’There is no doubt that climate change increases volatility, frequency and also severity,’ says senior director of product management

2023 was the fourth year in succession that global insured losses from natural catastrophes breached the $100bn barrier. This volume of nat cat losses is now the norm rather than the exception, as is the breaking of climate records – which are being rewritten on an annual basis.

According to the EU’s Copernicus Climate Change Service, the global mean temperature rose to 1.48°C above the pre-industrial average in 2023, surpassing the previous record.

Seven months of the year marked their highest temperatures on record, while global sea-surface temperatures were at record monthly highs from April through December.

In Europe, northern Italy faced an unprecedented hailstorm and several countries were hit by severe wildfires. The Panama Canal experienced its worst drought since it opened in 1914, leading to major global shipping disruptions. Meanwhile, flooding caused destruction globally, with notable events in Slovenia, the US and China.

In the UK, home insurance claims for weather-related damage reached a record £573m last year, according to the Association of British Insurers (ABI).

This was over 36% higher than in 2022, when the total was £421m, with the rise largely fuelled a succession of storms – including Babet, Ciaran and Debi.

Maurizio Savina, senior director of product management at Moody’s RMS, said: “Climate change is a trend leading to more extreme events and an increase in the range of events we are observing, which is particularly evident for perils like flood and wildfire.

”There is no doubt that climate change increases volatility, frequency and also severity. However, what we observed in the recent years is not due to climate change only.”

According to Moody’s RMS, the observed increase in frequency and severity of nat cat events is compounded by issues such as change in land use and land cover, urbanisation and concentration of risk in areas such as floodplains.

These issues are increased by economic inflation, which is particularly important for both construction materials and specialised manpower.

Prioritising resilience

Gabrielle Durisch, global head of sustainability solutions at Allianz Commercial, said: “Nat cat events, particularly those related to weather and climate, are expected to increase and therefore they will have an impact on the insurance industry, from model updates to pricing and underwriting strategies.

”Resilience and business continuity plans must be prioritised.

“Climate change-related litigation is on the rise and is likely to become a significant source of liability exposure for companies and their directors in coming years. The directors’ and officers’ (D&O) insurance market has already seen claims related to climate change.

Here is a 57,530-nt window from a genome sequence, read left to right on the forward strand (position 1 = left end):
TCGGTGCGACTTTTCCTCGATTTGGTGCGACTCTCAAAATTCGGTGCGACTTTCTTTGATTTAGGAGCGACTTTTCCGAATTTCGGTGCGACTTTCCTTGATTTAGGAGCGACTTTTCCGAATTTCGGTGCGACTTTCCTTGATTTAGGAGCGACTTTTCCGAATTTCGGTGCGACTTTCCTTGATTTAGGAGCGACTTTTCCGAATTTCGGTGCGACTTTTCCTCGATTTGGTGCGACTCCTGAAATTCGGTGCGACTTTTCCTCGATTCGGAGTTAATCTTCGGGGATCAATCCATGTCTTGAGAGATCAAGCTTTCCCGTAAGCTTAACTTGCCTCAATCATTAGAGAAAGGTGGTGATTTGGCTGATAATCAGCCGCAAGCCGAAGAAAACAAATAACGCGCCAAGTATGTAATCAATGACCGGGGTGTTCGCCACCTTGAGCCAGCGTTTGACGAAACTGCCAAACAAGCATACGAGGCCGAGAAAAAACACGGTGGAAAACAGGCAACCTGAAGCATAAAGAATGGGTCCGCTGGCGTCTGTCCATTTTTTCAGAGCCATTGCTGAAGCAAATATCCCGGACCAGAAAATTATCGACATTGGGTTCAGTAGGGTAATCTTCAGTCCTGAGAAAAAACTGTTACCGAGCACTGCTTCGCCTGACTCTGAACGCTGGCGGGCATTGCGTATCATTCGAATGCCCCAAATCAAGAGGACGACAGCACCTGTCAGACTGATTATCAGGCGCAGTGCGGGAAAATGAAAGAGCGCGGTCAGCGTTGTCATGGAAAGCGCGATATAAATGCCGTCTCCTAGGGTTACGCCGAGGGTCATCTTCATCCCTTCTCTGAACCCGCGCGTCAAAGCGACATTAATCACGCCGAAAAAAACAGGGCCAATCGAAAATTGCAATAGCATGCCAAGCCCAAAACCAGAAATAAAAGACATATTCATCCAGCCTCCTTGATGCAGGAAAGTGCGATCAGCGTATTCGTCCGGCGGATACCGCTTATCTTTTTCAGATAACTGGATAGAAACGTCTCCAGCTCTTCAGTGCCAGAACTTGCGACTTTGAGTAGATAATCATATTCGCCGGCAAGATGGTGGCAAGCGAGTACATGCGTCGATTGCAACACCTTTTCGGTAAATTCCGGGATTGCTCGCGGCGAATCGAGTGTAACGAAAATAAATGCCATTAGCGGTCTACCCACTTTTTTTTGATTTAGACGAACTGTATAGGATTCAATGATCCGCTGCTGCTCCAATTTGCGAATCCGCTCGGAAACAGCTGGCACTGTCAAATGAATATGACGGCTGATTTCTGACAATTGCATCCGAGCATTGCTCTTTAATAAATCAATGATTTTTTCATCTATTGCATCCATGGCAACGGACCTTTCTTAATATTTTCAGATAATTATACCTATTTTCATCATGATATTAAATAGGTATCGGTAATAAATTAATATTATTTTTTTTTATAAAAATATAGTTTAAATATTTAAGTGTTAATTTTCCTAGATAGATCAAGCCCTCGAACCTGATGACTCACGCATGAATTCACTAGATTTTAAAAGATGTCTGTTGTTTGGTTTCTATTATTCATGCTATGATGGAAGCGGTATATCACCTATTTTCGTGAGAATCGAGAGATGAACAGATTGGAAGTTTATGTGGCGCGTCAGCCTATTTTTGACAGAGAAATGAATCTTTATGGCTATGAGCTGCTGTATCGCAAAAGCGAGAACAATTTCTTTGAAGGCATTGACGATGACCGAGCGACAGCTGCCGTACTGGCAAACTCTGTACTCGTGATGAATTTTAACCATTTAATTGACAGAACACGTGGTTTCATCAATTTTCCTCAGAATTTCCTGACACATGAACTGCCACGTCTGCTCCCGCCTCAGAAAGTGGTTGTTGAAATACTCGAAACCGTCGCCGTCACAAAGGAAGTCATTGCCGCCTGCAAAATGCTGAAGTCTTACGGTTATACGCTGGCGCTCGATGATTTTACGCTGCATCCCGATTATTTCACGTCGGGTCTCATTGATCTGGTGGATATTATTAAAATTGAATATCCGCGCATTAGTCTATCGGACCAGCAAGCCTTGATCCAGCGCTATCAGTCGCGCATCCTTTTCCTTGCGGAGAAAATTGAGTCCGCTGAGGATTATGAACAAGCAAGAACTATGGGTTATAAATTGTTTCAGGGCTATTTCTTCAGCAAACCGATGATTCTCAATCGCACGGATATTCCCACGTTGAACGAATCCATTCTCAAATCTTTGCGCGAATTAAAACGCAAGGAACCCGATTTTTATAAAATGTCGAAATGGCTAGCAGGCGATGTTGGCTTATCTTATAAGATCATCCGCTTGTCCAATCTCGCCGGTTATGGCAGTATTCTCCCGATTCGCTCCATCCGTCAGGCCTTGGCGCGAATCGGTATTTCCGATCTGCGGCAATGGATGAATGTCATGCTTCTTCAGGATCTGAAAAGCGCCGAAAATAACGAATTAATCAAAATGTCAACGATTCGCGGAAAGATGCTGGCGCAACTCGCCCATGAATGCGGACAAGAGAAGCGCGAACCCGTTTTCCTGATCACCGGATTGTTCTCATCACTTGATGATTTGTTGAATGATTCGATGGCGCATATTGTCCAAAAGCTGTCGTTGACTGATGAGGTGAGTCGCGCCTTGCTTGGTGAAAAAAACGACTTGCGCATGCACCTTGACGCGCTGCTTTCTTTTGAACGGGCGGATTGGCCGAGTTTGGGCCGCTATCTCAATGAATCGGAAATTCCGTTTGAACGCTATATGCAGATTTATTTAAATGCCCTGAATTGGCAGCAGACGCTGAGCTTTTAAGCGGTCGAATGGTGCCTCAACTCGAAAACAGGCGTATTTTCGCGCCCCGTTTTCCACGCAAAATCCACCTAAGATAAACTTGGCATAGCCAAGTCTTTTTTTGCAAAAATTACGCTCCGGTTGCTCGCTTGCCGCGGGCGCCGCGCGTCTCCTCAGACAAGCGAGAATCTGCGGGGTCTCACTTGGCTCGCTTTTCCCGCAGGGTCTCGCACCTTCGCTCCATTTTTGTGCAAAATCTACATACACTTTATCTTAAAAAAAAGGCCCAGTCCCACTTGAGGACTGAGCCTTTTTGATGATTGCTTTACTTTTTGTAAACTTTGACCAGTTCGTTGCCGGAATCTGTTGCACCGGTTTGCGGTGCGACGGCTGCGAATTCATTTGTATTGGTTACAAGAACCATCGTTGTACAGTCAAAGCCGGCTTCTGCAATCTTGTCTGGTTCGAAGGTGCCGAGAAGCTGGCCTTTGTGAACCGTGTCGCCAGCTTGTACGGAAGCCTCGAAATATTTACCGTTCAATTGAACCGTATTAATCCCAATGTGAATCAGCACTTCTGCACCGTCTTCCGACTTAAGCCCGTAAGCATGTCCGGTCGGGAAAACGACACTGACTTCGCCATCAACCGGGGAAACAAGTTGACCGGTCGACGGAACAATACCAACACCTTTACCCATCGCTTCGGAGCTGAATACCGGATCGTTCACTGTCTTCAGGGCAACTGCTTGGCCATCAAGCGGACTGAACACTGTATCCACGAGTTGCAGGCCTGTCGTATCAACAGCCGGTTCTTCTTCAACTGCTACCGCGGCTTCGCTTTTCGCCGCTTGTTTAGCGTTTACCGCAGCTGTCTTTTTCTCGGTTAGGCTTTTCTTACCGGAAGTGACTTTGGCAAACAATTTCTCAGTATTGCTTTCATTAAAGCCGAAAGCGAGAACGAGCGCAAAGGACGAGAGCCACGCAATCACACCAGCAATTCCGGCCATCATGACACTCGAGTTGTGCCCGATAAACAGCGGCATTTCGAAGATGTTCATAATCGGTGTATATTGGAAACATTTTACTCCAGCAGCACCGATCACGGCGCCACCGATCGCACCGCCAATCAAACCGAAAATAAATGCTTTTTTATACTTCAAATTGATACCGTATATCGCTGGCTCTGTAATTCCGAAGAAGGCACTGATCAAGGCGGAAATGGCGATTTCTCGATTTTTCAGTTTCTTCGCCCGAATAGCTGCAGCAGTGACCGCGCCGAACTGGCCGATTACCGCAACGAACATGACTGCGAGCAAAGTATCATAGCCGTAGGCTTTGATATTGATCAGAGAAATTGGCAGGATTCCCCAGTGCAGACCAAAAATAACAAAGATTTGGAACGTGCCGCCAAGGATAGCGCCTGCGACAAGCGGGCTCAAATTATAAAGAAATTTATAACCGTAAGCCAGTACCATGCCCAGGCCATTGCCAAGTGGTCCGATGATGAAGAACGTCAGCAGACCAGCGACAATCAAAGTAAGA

“California wildfires in 2018, for example, sparked climate change-related securities class action lawsuits. Companies increasingly face the prospect of litigation from activist shareholders seeking to influence company policy or compensation for alleged damage related to past pollution.”

Other potential exposures comes from claims of “greenwashing” or “climate-washing” litigation, where a company is sued by investors for unsubstantiated or misleading ESG claims, or the failure to match net zero commitments with action.

In addition, environmental factors are also beginning to affect product liability and construction claims. Extreme weather and unpredictable seasonal variations in climate could affect the quality and performance of building design and materials as the consequences of climate change intensify.

Boardroom focus

According to Allianz, climate change is already a top boardroom issue, as companies face an array of physical and liability-related risks from a more extreme climate and from the transition to a low- or no-carbon economy.

The insurer said that businesses are also seeking protection and financing mechanisms to address the growing climate insurance protection gap, while boosting supply chain resilience is expected to be a key area of focus for this year and beyond.

Torolf Hamm, senior director for physical risk at WTW’s climate practice, said: “In the wake of climate change, we are seeing many clients in the private sector already facing more volatility around their property and business interruption risks to do with natural catastrophes and climate.

”This is leading to substantial challenges for risk managers in how they run and finance their portfolio of risks.

“In addition, many companies are currently undergoing a fast-tracked, often disruptive transition to the low carbon economy, driving rapid changes to their organisation’s risk profile and value chain, which need to be factored in by risk managers. On the flipside, the transition of course also provides significant opportunities.”

WTW said that there were a number of key considerations that brokers should take on board when supporting clients in their response to the increasing frequency and severity of extreme weather events.

These include the need to secure insurance in areas where climate change is already having a material impact, coupled with a drive to close the protection gap from natural disasters, that comes with a human and economic cost and continues to grow due to a changing climate.

Hamm concluded: “Adapting a company’s risk financing strategy to reflect the ‘new normal’, including the climate risk vulnerabilities for its operations and supply chain, is critical because climate is a risk issue that needs to be baked in for any strategy to be sustainable and support success over the long term.

“With climate regulatory risks having an increasing impact on credit ratings, risk managers will also need to factor this into financial decision-making, as well as preparing their portfolios for the climate transition by divesting certain risky assets.”